• Wild West RV Park – Van Horn, TX – A decent park with good facilities, in town and walking distance to the Hotel El Capitan and Love’s Travel Stop. About $32 a night for 50amps.
  • Deming Roadrunner RV Park – Deming, NM – So sad, this was once a family’s pride and joy and now it is very run down now and filthy. The pluses were a roomy, pull through site for about $25 a night with 50amps.
  • Apache Junction KOA – Apache Junction, AZ – A very clean camp with clean facilities. $57 a night with pull through and 50amps.


The Lincoln Highway

While following the Union Pacific, Steam Locomotives #844 and #4014 “Big Boy”, on their way back from “The Great Race to Ogden”, I found myself on a path of incredible history, known as The Lincoln Highway.

Wikipedia excerpt:

“The Lincoln Highway was one of the earliest transcontinental highways for automobiles across the United States of America. Conceived in 1912 by Indiana entrepreneur Carl G. Fisher, and formally dedicated October 31, 1913, the Lincoln Highway ran coast-to-coast from Times Square in New York City west to Lincoln Park in San Francisco, originally through 13 states: New York, New Jersey, Pennsylvania, Ohio, Indiana, Illinois, Iowa, Nebraska, Colorado, Wyoming, Utah, Nevada and California.”

My goal was to catch the train in Granger, Wyoming which is due north of Interstate 80 west of Green River, Wyoming. About 20 miles from my exit off of the Interstate, I spied a county road #233 that was a definite shortcut. I took the next exit, county road #237 and was soon on what was a nice packed dirt and dried mud road when I crossed a very old, steel and iron truss bridge over the Blacks Fork river. The bridge looked like it was a 100+ years old but built sturdy and still in good condition.

Click HERE to see this photo in the OutbackUSA Gallery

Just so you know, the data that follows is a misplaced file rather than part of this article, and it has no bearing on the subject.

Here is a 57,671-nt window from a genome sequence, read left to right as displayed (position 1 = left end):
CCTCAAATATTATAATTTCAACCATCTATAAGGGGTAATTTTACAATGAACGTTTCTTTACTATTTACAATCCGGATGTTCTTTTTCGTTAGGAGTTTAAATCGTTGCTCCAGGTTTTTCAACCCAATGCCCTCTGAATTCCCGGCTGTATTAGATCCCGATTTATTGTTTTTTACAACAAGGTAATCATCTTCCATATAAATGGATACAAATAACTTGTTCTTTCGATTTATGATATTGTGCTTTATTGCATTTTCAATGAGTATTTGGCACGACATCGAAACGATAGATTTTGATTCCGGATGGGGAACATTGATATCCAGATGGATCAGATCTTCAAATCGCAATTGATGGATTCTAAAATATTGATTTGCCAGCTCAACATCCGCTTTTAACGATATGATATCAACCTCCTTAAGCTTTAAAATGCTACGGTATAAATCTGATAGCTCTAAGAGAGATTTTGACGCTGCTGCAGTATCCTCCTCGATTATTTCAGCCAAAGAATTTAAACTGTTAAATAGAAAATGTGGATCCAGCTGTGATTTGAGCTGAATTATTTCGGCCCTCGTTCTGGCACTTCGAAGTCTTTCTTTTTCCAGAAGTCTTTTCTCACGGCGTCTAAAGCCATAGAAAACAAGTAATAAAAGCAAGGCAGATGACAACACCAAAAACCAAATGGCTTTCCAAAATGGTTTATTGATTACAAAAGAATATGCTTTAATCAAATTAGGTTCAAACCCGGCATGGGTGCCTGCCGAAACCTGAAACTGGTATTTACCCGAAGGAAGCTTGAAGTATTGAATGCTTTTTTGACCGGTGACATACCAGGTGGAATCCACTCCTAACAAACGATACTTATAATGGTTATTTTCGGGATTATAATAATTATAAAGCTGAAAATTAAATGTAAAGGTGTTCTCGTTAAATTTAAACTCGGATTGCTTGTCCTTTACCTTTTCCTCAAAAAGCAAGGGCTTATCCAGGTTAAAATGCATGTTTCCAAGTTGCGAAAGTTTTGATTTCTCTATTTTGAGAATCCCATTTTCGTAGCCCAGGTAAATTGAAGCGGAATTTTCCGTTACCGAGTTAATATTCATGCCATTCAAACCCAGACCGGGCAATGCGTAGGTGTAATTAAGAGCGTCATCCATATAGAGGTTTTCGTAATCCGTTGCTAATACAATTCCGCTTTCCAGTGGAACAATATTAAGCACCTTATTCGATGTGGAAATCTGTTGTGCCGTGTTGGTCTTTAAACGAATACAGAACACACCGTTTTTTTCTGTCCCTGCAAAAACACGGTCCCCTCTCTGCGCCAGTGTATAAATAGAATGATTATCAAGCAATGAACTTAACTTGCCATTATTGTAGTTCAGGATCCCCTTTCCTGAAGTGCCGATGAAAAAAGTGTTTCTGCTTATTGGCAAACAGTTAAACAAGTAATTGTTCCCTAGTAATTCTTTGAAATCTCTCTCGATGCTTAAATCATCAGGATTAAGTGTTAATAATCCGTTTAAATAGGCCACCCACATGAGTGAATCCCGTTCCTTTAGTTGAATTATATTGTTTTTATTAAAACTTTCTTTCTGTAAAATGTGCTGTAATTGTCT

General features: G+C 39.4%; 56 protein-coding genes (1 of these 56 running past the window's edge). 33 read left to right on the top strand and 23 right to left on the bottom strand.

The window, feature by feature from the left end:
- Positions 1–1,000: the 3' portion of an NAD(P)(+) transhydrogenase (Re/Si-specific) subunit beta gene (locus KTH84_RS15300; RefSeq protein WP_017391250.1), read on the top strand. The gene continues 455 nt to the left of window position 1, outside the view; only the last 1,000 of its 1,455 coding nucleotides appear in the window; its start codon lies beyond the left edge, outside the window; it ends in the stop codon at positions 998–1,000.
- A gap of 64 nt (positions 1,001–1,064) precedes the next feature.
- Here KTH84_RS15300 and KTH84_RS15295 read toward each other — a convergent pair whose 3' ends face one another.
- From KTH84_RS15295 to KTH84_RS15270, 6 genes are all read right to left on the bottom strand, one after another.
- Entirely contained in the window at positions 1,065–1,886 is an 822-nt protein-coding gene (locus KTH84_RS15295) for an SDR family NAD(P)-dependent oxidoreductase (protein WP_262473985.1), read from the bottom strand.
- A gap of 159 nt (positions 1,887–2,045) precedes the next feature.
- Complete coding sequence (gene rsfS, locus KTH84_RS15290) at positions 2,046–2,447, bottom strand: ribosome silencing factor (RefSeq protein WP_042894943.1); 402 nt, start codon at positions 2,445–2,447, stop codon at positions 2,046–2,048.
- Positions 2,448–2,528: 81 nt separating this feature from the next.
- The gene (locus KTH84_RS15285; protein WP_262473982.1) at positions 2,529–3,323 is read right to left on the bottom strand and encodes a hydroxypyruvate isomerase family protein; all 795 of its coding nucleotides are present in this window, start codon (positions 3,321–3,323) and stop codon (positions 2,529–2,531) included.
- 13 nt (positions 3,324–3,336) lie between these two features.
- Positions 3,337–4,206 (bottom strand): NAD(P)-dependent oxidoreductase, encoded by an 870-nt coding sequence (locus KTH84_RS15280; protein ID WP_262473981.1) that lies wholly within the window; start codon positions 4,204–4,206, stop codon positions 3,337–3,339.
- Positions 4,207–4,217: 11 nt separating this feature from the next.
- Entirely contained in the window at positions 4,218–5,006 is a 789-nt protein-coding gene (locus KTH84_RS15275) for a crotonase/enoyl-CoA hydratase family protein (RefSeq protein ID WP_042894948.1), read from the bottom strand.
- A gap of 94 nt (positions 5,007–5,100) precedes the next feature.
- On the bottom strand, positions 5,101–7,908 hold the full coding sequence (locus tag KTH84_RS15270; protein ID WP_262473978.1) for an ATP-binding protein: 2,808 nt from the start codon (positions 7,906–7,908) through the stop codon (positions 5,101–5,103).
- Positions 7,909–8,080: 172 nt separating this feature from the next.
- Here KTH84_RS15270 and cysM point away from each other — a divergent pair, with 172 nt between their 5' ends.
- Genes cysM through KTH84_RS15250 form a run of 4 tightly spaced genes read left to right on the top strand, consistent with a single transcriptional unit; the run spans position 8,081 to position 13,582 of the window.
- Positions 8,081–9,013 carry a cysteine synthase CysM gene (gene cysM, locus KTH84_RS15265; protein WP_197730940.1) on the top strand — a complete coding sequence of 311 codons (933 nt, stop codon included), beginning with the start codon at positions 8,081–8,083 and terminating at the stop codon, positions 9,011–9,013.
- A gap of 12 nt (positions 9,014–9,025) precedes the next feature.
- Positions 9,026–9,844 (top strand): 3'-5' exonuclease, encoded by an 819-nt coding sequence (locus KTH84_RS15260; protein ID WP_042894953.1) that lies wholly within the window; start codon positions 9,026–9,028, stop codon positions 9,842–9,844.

I set out down this road, passing numerous telecom cable signs, repeater huts, ranches, and oil rigs. It became clear to me that I was on a special road. I knew the Lincoln Highway was over-ridden and bypassed by the Interstate in this locale. My quick web search showed I was smack dab on a piece of history. Under my wheels was the original, 1913 era Lincoln Highway, the Mormon Immigrant, Wagon Trail, the same for the California and Oregon Trail of the same purpose. It was also the path of the Pony Express, very near the first Transcontinental Railroad, the first Transcontinental Telegraph Route and later, the first Bell System, Transcontinental, Long Distance Telephone Route.

WOW! on this very same piece of earth lay fiber optic cables near my feet moving terabytes of data. The same route where just 160 years ago – wiry young men rode galloping horses carrying a few hundred postal letters to the west coast and back. That’s “some contrast”. Yes!

I was experiencing true, intense American History, in the middle of nowhere – The OutbackUSA!

I am now a “Rookie, Lincoln Highway Fan”. I could type more about this experience but, it would be best to experience and learn much more before I do. With that, I leave you some images along the way. There will be much more to come.

Update: 10/20/2020 – Follow this LINK to the Lincoln Highway Association and this LINK to the interactive map of all Lincoln Highway routes.

Click HERE to see this photo in the OutbackUSA Gallery
Click HERE to see this photo in the OutbackUSA Gallery
Click HERE to see this photo in the OutbackUSA Gallery
Click HERE to see this photo in the OutbackUSA Gallery – If this door could speak!